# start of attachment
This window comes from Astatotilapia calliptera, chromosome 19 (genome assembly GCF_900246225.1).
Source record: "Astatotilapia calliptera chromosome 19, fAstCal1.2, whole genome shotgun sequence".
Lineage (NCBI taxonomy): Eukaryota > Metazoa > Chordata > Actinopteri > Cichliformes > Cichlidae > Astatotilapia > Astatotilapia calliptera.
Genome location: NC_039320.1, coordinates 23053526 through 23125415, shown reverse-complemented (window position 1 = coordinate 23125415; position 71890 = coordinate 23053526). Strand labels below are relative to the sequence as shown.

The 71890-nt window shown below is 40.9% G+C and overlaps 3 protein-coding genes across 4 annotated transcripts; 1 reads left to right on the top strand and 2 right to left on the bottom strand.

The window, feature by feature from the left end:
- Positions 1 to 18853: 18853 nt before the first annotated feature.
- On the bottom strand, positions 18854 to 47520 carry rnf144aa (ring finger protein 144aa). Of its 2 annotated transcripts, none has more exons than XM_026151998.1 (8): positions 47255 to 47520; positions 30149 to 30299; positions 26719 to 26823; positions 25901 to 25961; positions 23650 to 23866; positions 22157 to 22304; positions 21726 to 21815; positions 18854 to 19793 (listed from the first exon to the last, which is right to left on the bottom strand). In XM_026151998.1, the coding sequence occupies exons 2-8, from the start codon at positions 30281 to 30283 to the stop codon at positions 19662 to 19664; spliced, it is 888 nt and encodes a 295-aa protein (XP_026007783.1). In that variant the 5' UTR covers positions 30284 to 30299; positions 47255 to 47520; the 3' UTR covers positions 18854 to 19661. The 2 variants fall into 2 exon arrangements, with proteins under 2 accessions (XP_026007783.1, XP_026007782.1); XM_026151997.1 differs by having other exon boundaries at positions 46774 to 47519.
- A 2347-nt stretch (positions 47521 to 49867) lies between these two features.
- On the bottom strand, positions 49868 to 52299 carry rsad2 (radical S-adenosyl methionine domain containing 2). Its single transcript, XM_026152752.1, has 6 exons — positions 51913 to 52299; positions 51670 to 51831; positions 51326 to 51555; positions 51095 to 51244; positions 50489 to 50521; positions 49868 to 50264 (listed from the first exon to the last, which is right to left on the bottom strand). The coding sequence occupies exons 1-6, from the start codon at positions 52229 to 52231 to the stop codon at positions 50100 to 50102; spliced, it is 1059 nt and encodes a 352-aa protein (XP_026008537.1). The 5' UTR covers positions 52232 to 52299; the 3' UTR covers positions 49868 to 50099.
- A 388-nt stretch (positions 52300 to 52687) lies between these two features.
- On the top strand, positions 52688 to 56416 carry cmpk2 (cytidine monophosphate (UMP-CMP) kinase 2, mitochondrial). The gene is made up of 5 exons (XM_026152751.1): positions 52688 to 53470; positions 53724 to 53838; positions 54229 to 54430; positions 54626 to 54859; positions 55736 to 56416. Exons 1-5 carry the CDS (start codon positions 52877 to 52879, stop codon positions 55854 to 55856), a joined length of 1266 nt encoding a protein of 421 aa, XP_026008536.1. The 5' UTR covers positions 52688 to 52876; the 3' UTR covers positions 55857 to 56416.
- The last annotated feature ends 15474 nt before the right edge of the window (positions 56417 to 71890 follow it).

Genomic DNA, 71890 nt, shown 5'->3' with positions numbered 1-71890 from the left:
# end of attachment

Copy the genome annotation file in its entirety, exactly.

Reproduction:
This window comes from Astatotilapia calliptera, chromosome 19 (genome assembly GCF_900246225.1).
Source record: "Astatotilapia calliptera chromosome 19, fAstCal1.2, whole genome shotgun sequence".
Lineage (NCBI taxonomy): Eukaryota > Metazoa > Chordata > Actinopteri > Cichliformes > Cichlidae > Astatotilapia > Astatotilapia calliptera.
Genome location: NC_039320.1, coordinates 23053526 through 23125415, shown reverse-complemented (window position 1 = coordinate 23125415; position 71890 = coordinate 23053526). Strand labels below are relative to the sequence as shown.

The 71890-nt window shown below is 40.9% G+C and overlaps 3 protein-coding genes across 4 annotated transcripts; 1 reads left to right on the top strand and 2 right to left on the bottom strand.

The window, feature by feature from the left end:
- Positions 1 to 18853: 18853 nt before the first annotated feature.
- On the bottom strand, positions 18854 to 47520 carry rnf144aa (ring finger protein 144aa). Of its 2 annotated transcripts, none has more exons than XM_026151998.1 (8): positions 47255 to 47520; positions 30149 to 30299; positions 26719 to 26823; positions 25901 to 25961; positions 23650 to 23866; positions 22157 to 22304; positions 21726 to 21815; positions 18854 to 19793 (listed from the first exon to the last, which is right to left on the bottom strand). In XM_026151998.1, the coding sequence occupies exons 2-8, from the start codon at positions 30281 to 30283 to the stop codon at positions 19662 to 19664; spliced, it is 888 nt and encodes a 295-aa protein (XP_026007783.1). In that variant the 5' UTR covers positions 30284 to 30299; positions 47255 to 47520; the 3' UTR covers positions 18854 to 19661. The 2 variants fall into 2 exon arrangements, with proteins under 2 accessions (XP_026007783.1, XP_026007782.1); XM_026151997.1 differs by having other exon boundaries at positions 46774 to 47519.
- A 2347-nt stretch (positions 47521 to 49867) lies between these two features.
- On the bottom strand, positions 49868 to 52299 carry rsad2 (radical S-adenosyl methionine domain containing 2). Its single transcript, XM_026152752.1, has 6 exons — positions 51913 to 52299; positions 51670 to 51831; positions 51326 to 51555; positions 51095 to 51244; positions 50489 to 50521; positions 49868 to 50264 (listed from the first exon to the last, which is right to left on the bottom strand). The coding sequence occupies exons 1-6, from the start codon at positions 52229 to 52231 to the stop codon at positions 50100 to 50102; spliced, it is 1059 nt and encodes a 352-aa protein (XP_026008537.1). The 5' UTR covers positions 52232 to 52299; the 3' UTR covers positions 49868 to 50099.
- A 388-nt stretch (positions 52300 to 52687) lies between these two features.
- On the top strand, positions 52688 to 56416 carry cmpk2 (cytidine monophosphate (UMP-CMP) kinase 2, mitochondrial). The gene is made up of 5 exons (XM_026152751.1): positions 52688 to 53470; positions 53724 to 53838; positions 54229 to 54430; positions 54626 to 54859; positions 55736 to 56416. Exons 1-5 carry the CDS (start codon positions 52877 to 52879, stop codon positions 55854 to 55856), a joined length of 1266 nt encoding a protein of 421 aa, XP_026008536.1. The 5' UTR covers positions 52688 to 52876; the 3' UTR covers positions 55857 to 56416.
- The last annotated feature ends 15474 nt before the right edge of the window (positions 56417 to 71890 follow it).

Genomic DNA, 71890 nt, shown 5'->3' with positions numbered 1-71890 from the left: